Ecuador: WikiLeaks cables show how US used 'democracy promotion' to push corporate interests
Ecuador's pro-US neoliberal president Lucio Gutierrez was ousted in 2005. Since then, relations between Ecuador and the United States have deteriorated, with the Andean nation’s increasing rejection of US hegemony.
The government of Rafael Correa, first elected in 2006, has broken from the neoliberal doctrines Washington has imposed on Latin America. It has embraced regional integration, moving closer to its neighbours and further away from the US.
Diplomatic cables published by WikiLeaks show how hard the US fought to control Ecuador's future post-Gutierrez.
They show a key element of US efforts to control Ecuador’s political and economic direction in the post-Gutierrez years was the US Embassy’s “democracy promotion” activity.
So-called “democracy promotion” came to prominence as a method for maintaining US hegemony in the 1980s.
Professor William I Robinson says a shift occurred when Washington policy-makers realised the traditional method of supporting authoritarian client states tended to produce just the sort of movements for radical change the US wanted to avoid. An example was the rise to power of the left-wing Sandinistas in Nicaragua in the 1980s.
As the Quito cables illustrate, the goal of this strategy is not the promotion of genuine democracy, in the sense of popular participation in the running of society.
Rather, it is the creation and maintenance of what Robinson calls “polyarchy” in his 1996 book Promoting Polyarchy. This means “a system in which a small group actually rules and mass participation in decision-making is confined to leadership choice in elections carefully managed by competing elites”.
The overarching aim of “democracy promotion” is preserving the global capitalist order. Under this order, countries in the global South play a subordinate role to those in the North and governments serve the needs of transnational business before their people.
By targeting civil society groups in developing countries, such as political parties, trade unions and NGOs, “democracy promotion” programs are intended to foster a network of like-minded elites and promote consensus around key economic and political issues.
This consensus translates into government policies that toe the US economic and political line, while radical ideas are filtered out.
Planning Ecuador’s future
In Ecuador, the US wanted to counteract the influence of Latin America's burgeoning social movements, which were demanding participatory forms of democracy and alternatives to Washington’s neoliberal economic model.
“Democracy promotion” is inherently paternalistic, and the US Embassy’s condescension towards Ecuador is apparent throughout the cables.
In the months after Gutierrez was ousted, US government-funded “democracy promotion” group USAID led US Embassy staff in a “democracy action planning process”. The aim was to identify and prescribe solutions for Ecuador’s “democracy problems”.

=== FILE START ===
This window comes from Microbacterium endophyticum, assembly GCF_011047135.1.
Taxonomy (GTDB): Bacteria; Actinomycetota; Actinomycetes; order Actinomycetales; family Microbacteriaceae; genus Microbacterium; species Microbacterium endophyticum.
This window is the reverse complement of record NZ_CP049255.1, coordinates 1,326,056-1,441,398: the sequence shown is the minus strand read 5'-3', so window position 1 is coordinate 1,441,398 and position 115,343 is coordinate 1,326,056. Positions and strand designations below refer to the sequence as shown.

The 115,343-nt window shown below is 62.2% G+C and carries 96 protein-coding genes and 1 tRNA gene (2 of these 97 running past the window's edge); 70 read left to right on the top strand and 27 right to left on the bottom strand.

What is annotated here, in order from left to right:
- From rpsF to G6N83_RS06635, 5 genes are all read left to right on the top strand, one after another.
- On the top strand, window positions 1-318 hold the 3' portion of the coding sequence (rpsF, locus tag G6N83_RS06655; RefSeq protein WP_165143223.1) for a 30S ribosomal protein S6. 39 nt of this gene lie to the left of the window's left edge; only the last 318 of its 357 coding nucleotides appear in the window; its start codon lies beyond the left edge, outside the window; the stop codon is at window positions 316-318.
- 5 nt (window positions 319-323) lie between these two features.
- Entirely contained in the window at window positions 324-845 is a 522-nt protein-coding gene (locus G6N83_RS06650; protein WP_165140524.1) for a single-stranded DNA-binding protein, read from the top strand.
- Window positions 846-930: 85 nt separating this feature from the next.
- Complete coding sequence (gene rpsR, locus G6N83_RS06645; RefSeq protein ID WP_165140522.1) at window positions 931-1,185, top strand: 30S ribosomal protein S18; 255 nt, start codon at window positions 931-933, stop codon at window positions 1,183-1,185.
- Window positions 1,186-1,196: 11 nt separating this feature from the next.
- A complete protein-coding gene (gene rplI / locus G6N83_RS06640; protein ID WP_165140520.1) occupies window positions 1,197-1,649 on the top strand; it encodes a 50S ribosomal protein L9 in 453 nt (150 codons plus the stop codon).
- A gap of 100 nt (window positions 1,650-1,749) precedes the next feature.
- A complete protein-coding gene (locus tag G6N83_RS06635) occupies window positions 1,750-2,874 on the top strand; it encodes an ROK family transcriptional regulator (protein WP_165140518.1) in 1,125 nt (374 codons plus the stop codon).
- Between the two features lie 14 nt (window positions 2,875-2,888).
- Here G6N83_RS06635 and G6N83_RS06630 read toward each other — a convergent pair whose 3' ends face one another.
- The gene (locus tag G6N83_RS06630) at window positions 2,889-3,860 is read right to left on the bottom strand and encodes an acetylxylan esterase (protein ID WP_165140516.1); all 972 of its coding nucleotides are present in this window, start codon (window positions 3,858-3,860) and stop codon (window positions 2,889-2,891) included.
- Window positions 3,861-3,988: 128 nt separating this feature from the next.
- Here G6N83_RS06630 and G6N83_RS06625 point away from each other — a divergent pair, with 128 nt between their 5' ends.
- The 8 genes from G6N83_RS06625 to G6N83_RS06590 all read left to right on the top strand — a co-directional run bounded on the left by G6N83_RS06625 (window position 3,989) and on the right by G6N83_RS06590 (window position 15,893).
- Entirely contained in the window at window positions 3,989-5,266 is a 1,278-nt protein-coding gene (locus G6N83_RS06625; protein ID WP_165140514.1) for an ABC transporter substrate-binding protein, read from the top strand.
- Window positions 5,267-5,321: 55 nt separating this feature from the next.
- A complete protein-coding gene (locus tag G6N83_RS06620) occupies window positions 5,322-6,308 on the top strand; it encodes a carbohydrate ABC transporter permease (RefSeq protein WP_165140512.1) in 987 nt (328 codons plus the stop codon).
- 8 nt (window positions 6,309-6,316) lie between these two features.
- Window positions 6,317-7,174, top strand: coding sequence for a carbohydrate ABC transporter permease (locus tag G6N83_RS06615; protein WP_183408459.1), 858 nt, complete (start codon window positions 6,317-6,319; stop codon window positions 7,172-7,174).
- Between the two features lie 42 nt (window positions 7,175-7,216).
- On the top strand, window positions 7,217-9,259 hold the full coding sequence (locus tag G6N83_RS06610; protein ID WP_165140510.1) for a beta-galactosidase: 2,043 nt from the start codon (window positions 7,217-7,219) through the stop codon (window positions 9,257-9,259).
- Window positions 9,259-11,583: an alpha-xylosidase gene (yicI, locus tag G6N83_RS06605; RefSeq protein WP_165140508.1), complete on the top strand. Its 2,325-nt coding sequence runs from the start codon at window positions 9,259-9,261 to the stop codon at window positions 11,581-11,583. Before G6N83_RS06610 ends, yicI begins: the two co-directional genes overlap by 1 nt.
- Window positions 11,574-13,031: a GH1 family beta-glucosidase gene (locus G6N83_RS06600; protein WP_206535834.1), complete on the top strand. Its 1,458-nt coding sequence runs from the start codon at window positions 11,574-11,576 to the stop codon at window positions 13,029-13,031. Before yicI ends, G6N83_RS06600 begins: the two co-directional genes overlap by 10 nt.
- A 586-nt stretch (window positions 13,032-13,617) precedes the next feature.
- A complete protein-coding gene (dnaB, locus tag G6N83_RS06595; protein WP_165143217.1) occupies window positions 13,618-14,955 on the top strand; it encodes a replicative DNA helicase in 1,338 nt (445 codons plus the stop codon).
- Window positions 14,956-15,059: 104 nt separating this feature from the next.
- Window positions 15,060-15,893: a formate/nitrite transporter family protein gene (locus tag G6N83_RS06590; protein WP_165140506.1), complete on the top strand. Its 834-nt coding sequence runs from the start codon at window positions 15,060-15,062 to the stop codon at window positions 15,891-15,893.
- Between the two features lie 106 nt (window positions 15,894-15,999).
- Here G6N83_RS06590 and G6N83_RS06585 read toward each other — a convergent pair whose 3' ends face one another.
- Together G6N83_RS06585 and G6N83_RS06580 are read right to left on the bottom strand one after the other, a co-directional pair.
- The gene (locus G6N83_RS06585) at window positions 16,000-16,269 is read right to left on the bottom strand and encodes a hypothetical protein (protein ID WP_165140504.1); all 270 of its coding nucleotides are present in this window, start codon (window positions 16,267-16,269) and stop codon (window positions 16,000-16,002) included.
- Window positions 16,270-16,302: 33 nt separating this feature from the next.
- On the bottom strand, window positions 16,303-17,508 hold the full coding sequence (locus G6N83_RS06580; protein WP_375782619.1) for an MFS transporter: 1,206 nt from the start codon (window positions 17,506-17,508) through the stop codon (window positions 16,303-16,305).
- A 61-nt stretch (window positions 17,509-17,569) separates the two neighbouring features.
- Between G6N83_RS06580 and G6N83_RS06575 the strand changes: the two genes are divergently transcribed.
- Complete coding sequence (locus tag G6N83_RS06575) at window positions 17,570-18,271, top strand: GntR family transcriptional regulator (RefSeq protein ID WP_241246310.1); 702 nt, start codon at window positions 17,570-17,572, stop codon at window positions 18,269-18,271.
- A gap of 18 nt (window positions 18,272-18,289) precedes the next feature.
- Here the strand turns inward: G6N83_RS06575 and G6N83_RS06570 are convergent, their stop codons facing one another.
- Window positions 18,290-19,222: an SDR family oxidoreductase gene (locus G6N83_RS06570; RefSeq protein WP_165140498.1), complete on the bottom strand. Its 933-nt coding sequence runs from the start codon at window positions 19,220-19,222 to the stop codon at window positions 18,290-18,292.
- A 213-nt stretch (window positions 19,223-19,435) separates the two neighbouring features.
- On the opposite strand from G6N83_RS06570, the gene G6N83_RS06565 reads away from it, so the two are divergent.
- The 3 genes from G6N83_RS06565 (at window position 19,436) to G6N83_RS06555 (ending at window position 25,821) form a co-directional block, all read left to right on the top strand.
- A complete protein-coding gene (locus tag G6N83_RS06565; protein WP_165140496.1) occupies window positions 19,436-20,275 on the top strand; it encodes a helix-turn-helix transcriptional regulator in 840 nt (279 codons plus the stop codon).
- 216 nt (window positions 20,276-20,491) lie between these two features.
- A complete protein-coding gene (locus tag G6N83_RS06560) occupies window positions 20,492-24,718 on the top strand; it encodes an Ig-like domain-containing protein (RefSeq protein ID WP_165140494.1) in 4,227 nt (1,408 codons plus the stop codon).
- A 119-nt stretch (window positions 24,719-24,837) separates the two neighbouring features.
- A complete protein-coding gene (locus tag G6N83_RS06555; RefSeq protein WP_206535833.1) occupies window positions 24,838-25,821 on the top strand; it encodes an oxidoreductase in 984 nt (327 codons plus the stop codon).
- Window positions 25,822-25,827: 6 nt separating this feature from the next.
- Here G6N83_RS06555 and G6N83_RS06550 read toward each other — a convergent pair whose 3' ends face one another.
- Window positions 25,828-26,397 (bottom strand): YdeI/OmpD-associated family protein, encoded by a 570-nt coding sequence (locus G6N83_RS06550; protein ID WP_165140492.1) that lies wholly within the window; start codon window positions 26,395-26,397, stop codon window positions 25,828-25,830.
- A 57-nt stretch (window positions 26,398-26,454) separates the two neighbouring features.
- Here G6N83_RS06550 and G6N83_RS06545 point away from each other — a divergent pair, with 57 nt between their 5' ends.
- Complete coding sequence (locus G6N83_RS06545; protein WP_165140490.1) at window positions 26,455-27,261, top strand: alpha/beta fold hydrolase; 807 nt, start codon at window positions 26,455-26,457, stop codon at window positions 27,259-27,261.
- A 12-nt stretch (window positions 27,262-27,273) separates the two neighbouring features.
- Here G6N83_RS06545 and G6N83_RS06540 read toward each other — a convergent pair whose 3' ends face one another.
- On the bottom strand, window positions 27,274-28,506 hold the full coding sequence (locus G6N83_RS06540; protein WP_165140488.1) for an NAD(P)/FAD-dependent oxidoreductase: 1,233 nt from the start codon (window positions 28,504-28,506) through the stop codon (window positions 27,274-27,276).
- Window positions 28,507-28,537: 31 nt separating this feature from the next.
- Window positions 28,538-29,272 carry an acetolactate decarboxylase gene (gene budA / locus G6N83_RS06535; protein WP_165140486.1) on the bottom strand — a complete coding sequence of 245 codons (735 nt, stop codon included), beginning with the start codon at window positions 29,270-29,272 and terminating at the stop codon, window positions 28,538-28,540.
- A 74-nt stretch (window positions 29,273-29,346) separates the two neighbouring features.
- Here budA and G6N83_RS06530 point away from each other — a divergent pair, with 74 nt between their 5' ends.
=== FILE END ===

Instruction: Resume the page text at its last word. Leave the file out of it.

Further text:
It is clear from the cables that the embassy regarded this activity as key to the future of Ecuador, but did allow the Ecuadorian people some agency. A cable from May 23 said Ecuadorian society was “launching its own debate about possible democratic reforms, which will affect the realm of possibility”.
A few months later, the new US ambassador Linda Jewell echoed these comments, writing: “the Ecuadorian people and government themselves continue to debate possible democratic reforms, which will affect the parameters for potential change.”
No doubt many Ecuadorians would have agreed with the embassy’s assessment that Ecuador was a corrupt and undemocratic state run by “entrenched elites who have a stake in maintaining the status quo; a corrupt system that enriches them”.
However, US “democracy promotion” was not motivated by any desire to empower the Ecuadorian people. Rather, the US wanted reforms because Ecuador’s political and economic systems “threaten U.S. interests directly where they impinge on U.S. anti-narcotics programs, cheat U.S. investors, and drive Ecuadorians to emigrate to the U.S.”
Consequently, the embassy had a very clear idea of what sort of “democracy” Ecuador should adopt. In May 2005, a cable labelled protesters who were calling for reforms threatening to US interests as “extremists”.
Their demands that the unpopular Ecuadorian Congress be dissolved, a Free Trade Agreement (FTA) with the US rejected, the US military base at Manta be closed and Ecuadorian involvement with Plan Colombia ended, were described as “anti-democratic and hyper-nationalistic”.
In a June 2005 cable reporting on the progress of the embassy’s “democracy action” plan, Kenney wrote that the embassy was continuing to “work to create the best-case scenario for Ecuador, while also preparing for the worst-case scenario”.
The best-case scenario, according to the ambassador, would be Ecuador “becoming a country to invest in and with a highly educated population”.
The worst-case scenario “could include Ecuador defaulting on its loans, the Ecuadorian Navy forbidding the boarding of ships (allowing drug and human smugglers to act with impunity), and the removal of security forces from the northern border, jeopardizing Ecuador's security situation and having a dire impact on Plan Colombia”.
Moreover, Kenney declared that the “most promising immediate opportunity for Ecuador is the US-Andean free trade agreement”. An FTA was the “only sure way to break up the elites' stranglehold on power” and thus “perhaps Ecuador's best hope to improve the lives of all Ecuadorians”.
As the cable acknowledged, neither the Ecuadorian government nor the Ecuadorian people were convinced of this. The US-Andean FTA was one of the Bush administration’s attempts to impose the North American Free Trade Agreement (NAFTA) model on Latin America.